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Fearless Vietnam war photographer dead

Tim Page passed away on Wednesday at his home in New South Wales, Australia
Tim Page during a marine patrol in Vietnam, 1965.
Tim Page during a marine patrol in Vietnam, 1965.
Picture credit: Australian War Memorial

Seth Mydans   |   New York   |   Published 25.08.22, 12:47 AM

Tim Page, one of the pre-eminent photographers of the Vietnam War, known as much for his larger than-life personality as for his intense and powerful combat photographs, died on Wednesday at his home in New South Wales, Australia.

He was 78. His death, of liver cancer, was confirmed by his longtime partner, Marianne Harris.


A freelancer and a free spirit whose Vietnam pictures appeared in publications around the world during the 1960s, he was seriously wounded four times, most severely when a piece of shrapnel took a chunk out of his brain and sent him into months of recovery and rehabilitation.

Page was one of the most vivid personalities among a corps of Vietnam photographers — and was a model for the crazed, stoned photographer played by Dennis Hopper in Apocalypse Now. Michael Herr, in his 1977 book Dispatches, called him the most extravagant of the “wigged-out crazies” in Vietnam, who “liked to augment his field gear with freak paraphernalia, scarves and beads”.

When a publisher asked him if he would write a book that took the glamour out of war, Herr writes, Page exclaimed, “Take the glamour out of war! I mean, how the bloody hell can you do that?” He went on: “It’s like trying to take the glamour out of sex, trying to take the glamour out of the Rolling Stones. I mean, you know that it can’t be done.”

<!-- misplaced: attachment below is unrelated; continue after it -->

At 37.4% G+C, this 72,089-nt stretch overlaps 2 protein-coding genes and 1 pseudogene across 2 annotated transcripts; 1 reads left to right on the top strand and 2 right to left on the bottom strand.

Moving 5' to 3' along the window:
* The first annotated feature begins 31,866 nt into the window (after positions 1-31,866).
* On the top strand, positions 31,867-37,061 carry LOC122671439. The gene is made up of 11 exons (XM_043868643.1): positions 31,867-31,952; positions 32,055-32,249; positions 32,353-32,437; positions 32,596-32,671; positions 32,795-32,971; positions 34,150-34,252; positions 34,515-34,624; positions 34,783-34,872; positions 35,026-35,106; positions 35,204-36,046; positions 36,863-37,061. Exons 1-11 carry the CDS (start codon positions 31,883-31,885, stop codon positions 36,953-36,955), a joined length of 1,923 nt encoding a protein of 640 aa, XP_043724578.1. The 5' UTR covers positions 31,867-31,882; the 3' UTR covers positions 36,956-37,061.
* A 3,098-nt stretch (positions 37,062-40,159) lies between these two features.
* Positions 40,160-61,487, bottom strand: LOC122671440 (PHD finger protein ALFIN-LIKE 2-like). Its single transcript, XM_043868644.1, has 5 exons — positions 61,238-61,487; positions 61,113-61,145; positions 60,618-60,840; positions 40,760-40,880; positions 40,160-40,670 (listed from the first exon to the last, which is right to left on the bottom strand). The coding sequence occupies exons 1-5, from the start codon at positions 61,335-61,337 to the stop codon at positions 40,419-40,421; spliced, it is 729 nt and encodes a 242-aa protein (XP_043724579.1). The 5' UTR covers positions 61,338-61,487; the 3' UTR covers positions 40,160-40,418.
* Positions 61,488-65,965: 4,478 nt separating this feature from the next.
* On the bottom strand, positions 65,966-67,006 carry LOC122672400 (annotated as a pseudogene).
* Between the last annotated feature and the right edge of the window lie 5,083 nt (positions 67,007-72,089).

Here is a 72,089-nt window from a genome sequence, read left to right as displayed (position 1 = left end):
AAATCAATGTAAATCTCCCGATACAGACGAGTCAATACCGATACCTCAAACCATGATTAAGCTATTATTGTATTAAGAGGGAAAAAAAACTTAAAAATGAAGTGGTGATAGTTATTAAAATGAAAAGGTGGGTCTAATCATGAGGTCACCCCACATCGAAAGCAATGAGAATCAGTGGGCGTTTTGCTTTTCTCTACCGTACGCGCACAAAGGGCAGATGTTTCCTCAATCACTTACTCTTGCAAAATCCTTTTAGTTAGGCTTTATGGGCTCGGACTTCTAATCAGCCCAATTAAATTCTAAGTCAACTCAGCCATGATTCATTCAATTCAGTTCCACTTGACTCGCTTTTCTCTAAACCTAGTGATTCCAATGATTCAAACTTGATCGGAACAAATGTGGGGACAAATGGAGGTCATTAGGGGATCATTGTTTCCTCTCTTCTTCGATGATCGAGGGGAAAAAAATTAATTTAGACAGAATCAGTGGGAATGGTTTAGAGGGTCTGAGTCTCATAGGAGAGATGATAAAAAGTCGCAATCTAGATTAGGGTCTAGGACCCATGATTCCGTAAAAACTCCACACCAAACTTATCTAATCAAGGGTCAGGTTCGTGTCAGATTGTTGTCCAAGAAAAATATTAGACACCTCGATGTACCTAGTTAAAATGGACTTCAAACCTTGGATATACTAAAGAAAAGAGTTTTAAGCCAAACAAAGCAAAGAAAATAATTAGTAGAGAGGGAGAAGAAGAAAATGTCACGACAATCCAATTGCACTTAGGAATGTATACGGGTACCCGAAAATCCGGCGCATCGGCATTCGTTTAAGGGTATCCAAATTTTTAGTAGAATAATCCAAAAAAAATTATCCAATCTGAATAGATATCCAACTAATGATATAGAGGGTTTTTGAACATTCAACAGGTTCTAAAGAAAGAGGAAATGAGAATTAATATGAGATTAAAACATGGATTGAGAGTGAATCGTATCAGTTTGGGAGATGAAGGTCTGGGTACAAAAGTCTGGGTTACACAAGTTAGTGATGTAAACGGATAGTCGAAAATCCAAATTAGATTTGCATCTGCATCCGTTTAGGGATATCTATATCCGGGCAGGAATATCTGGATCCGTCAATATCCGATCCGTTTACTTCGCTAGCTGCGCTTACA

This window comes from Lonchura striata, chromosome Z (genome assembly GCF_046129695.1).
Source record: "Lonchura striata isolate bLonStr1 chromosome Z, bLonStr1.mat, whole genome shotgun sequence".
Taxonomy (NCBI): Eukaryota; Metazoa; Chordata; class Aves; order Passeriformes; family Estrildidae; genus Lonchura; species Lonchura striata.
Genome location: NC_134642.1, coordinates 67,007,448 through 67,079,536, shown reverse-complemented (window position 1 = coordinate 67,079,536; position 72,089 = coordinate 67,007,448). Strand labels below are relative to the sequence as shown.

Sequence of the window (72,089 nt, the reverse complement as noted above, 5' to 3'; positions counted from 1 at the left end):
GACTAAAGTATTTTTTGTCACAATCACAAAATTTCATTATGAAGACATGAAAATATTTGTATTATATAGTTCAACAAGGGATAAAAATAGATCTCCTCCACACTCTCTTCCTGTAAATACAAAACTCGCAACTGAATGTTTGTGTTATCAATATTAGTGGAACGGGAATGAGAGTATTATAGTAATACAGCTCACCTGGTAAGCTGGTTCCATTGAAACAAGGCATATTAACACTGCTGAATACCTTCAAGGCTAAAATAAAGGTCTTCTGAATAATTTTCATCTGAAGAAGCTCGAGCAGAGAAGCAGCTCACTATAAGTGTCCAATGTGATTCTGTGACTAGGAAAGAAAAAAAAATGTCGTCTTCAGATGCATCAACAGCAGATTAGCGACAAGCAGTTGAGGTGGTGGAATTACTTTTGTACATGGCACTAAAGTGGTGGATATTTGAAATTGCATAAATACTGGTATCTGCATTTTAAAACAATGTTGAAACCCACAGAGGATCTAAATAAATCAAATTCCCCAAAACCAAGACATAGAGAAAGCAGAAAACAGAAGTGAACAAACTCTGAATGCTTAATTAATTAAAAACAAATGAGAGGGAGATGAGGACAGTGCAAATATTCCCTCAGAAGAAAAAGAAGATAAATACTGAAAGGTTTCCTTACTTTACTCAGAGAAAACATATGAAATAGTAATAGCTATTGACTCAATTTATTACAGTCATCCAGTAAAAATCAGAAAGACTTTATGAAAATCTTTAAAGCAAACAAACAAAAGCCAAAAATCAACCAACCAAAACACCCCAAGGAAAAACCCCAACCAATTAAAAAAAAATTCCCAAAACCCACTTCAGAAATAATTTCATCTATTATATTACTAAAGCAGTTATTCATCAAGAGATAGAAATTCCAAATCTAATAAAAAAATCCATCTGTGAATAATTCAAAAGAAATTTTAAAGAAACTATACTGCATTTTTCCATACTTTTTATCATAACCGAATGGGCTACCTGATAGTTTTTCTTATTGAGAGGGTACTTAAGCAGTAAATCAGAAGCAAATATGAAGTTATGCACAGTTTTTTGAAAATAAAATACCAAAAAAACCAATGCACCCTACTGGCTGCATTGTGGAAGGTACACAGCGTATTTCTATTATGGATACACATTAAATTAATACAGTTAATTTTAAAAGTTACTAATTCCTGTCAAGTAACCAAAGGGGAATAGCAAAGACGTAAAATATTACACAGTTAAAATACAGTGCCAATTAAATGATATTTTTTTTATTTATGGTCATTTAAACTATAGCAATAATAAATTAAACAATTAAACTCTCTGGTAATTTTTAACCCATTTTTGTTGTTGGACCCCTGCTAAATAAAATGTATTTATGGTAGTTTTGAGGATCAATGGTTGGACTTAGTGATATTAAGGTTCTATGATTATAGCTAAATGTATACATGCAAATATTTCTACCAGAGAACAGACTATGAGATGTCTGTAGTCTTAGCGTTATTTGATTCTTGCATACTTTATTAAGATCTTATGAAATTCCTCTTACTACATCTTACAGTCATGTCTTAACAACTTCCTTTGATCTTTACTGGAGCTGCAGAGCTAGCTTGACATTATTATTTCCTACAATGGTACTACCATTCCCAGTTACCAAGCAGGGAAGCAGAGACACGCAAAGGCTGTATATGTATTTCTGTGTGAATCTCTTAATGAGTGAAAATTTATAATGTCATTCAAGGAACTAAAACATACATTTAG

In a 2016 essay in The Guardian newspaper, he described his “band of brothers” as “a hard core of photographers, writers and a few TV folks that were regulars in the field who understood the fear and the horror, yet who could still groove on its edge”.

In The Vietnam War: An Eyewitness History, Sanford Wexler writes: “Page was known as a photographer who would go anywhere, fly in anything, snap the shutter under any conditions, and when hit goes at it again in bandages.”

In his later years, Page was as thoughtful as he had been flamboyant and as articulate about the personal costs of war as he had been about its thrills.

“I don’t think anybody who goes through anything like war ever comes out intact,” he said in an interview with The New York Times.

He published a dozen books, including two memoirs, and most notably Requiem a collection of pictures by photographers on all sides who had been killed in the various Indochina wars. 

New York Times News Service

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